Can Lenalidomide Delay Disease Progression of Smoldering Multiple Myeloma?
Posted: Monday, November 25, 2019
Although observation is currently the standard of care for patients with smoldering multiple myeloma, early intervention with lenalidomide may delay disease progression of symptomatic multiple myeloma, according to a study published in the Journal of Clinical Oncology. S. Vincent Rajkumar, MD, of the Mayo Clinic, Rochester, Minnesota, and colleagues reported that lenalidomide also appeared to delay the onset of bone and other myeloma-related organ damage. Patients with high-risk smoldering multiple myeloma appear to gain the greatest benefit from therapy.
“These results...support a change in the standard of care for intermediate and high-risk smoldering myeloma patients,” Dr. Rajkumar concluded in a Mayo Clinic press release. “It is too early to determine the impact of treatment on overall survival,” however, he added.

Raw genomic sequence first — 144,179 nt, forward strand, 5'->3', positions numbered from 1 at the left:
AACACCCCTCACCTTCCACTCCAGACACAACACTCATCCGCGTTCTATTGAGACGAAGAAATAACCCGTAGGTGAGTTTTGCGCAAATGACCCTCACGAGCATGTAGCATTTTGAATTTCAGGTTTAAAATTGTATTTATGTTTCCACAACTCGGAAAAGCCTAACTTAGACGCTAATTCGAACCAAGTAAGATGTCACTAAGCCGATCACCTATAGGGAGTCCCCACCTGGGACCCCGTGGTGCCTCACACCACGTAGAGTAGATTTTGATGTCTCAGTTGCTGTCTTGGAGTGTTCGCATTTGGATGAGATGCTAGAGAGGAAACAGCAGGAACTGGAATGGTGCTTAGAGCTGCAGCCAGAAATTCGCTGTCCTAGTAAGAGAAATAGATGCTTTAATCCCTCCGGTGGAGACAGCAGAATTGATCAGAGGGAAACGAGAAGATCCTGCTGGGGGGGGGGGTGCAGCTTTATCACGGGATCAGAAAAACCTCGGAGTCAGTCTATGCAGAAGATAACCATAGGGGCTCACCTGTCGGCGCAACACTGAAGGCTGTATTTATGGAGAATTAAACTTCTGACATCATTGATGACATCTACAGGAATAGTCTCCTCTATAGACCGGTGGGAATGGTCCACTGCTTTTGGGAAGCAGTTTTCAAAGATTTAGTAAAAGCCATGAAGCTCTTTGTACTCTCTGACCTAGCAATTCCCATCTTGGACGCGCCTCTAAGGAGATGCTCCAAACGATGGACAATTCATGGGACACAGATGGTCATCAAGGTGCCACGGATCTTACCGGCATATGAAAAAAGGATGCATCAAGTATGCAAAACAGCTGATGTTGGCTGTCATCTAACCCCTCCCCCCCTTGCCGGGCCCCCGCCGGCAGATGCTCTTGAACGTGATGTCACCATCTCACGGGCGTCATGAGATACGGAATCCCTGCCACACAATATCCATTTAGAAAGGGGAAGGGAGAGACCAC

The investigators randomly assigned 182 patients with intermediate- or high-risk smoldering multiple myeloma to receive lenalidomide (n = 92) or observation (n = 90). The researchers defined disease progression as the development of end-organ damage that was attributed to multiple myeloma and biochemical disease progression.
After a median follow-up of 35 months, half of the patients in the lenalidomide arm responded to therapy, whereas no responses were recorded among patients in the observation arm. The progression-free survival was significantly longer among patients treated with lenalidomide compared with observation (P = .002). The 1-, 2-, and 3-year progression-free survival rates were all higher with lenalidomide than with observation (98%, 93%, and 91% vs. 89%, 76%, and 66%, respectively). The researchers reported two deaths in the lenalidomide arm and four deaths in the observation arm. Overall, 25 patients who received lenalidomide experienced grade 3 or 4 nonhematologic adverse events.
Disclosure: For full disclosures of study authors, visit ascopubs.org.